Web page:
This Isn’t All Hip Hop: A Public Service Announcement

This Isn't All Hip Hop: A Public Service Announcement

This is a hip hop public service announcement from Sampleface.

I don’t like doing this. In an ideal world, hip hop wouldn’t be under as much scrutiny as other genres, but that’s never going to happen. Allow me to explain the reason for this PSA. Observe the link below:

Frank Ocean’s Big Year, And What Hasn’t Changed In Hip-Hop

While reading an article on Frank Ocean’s sexuality and hip hop’s ongoing problem with homophobia (I have my own reservations about the article, but that’s another story for another lifetime), I did the unforgivable thing and read the comments. It’s like an affliction when it comes to YouTube videos and articles; I’m somehow drawn to the stupidity and grammar-lacking vitriol like a moth to a flame. This “Joe Bloe” character’s perception of hip hop isn’t particularly new. Due to the relatively young age of hip hop music (only in its fourth full decade, and even younger if you take into account its now-high commercial value), there are plenty of older fans, musicians and DJs who were there at the beginning, some still with that “backpacker” mentality. The others are just set in their ways when it comes to how music should sound in their own minds.

But back to Mr Bloe. He opens his diatribe with the following:

hip hop/rap is rife with dl homosexuals and that is where the posers want it to stay; in the closet.

it wont change, because of the people who have fostered this hyper masculine stereotype onto the listening public; the black men who are part and parcel of this fraud.

ironically, there is nothing left to celebrate or take notice of in the genre. it is an ugly formulae which should have died an as ignoble a death as possible, but it manages to cling to a life which is more clownish by the moment.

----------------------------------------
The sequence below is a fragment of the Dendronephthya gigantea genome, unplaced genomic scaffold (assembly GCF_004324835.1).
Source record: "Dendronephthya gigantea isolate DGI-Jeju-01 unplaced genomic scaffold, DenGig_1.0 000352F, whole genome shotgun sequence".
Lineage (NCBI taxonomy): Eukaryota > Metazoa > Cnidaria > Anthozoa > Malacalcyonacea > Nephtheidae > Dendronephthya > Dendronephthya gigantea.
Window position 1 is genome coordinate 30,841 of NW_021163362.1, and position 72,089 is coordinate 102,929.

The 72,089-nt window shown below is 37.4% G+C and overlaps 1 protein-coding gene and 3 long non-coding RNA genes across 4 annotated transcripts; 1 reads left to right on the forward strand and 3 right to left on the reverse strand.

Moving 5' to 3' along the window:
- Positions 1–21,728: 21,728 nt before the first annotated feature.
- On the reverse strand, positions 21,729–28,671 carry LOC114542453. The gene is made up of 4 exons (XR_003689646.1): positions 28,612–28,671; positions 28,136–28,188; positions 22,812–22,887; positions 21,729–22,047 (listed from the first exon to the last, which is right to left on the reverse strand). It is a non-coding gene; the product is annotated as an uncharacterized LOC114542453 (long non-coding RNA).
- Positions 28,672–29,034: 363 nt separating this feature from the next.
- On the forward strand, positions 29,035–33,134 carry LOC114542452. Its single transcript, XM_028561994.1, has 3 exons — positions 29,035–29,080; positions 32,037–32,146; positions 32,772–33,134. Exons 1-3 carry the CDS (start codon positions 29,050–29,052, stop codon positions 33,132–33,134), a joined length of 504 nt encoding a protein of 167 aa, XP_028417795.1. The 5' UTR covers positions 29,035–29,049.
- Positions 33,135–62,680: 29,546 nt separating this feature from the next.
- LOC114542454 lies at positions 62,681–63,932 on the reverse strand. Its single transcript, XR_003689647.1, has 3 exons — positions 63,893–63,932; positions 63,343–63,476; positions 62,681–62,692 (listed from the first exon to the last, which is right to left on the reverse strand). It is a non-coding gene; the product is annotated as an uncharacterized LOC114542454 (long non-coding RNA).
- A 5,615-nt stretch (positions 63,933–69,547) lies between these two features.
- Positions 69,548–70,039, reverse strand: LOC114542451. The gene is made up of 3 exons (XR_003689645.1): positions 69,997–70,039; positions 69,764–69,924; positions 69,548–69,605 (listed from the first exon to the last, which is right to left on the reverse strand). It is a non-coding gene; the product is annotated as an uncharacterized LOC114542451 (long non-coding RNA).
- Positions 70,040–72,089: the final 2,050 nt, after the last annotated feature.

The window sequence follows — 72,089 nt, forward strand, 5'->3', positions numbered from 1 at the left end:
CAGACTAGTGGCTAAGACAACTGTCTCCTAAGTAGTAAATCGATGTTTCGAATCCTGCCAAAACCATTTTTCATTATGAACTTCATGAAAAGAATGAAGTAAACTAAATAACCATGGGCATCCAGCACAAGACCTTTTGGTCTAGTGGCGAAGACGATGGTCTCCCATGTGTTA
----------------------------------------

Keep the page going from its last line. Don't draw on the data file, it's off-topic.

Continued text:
today’s hip hop/rap is peopled by more poseurs to populate a small island. it is bereft of creativity and fails to hold the imagination (if at all). the “artists” are more interested in attaining wealth and shiny baubles by any means rather than honing their craft. the message, if any, is lost on the listener, because of the constant bombardment of misogyny and violence. it just seems as if these tracks are merely of the moment.

i am lost as to why anyone would want to associate with hip hop/rap, homosexuals notwithstanding.

Now, there are certain elements in his argument I can maybe stand behind, albeit with more eloquence and less generalisation but that’s his problem: he’s generalising. There may well be a large homosexual community within the annals of hip hop and it may be covered over by a “hyper masculine stereotype” perpetuated within the music, but that doesn’t account for ALL hip hop music. To assign the hip hop artists you see and hear advertised by the media as the sole representatives of a culture and its music would be reckless. Beneath those few artists are numerous sub-cultures, sub-genres, communities and influences (note the prefix¬†sub-). The vibrancy and creative is so evident if you’d JUST TAKE A FUCKING LOOK.

About Luke Alex Davis

Luke Davis is a music producer and editor of music blog Sampleface. In his spare time, he enjoys watching tennis and football and reading.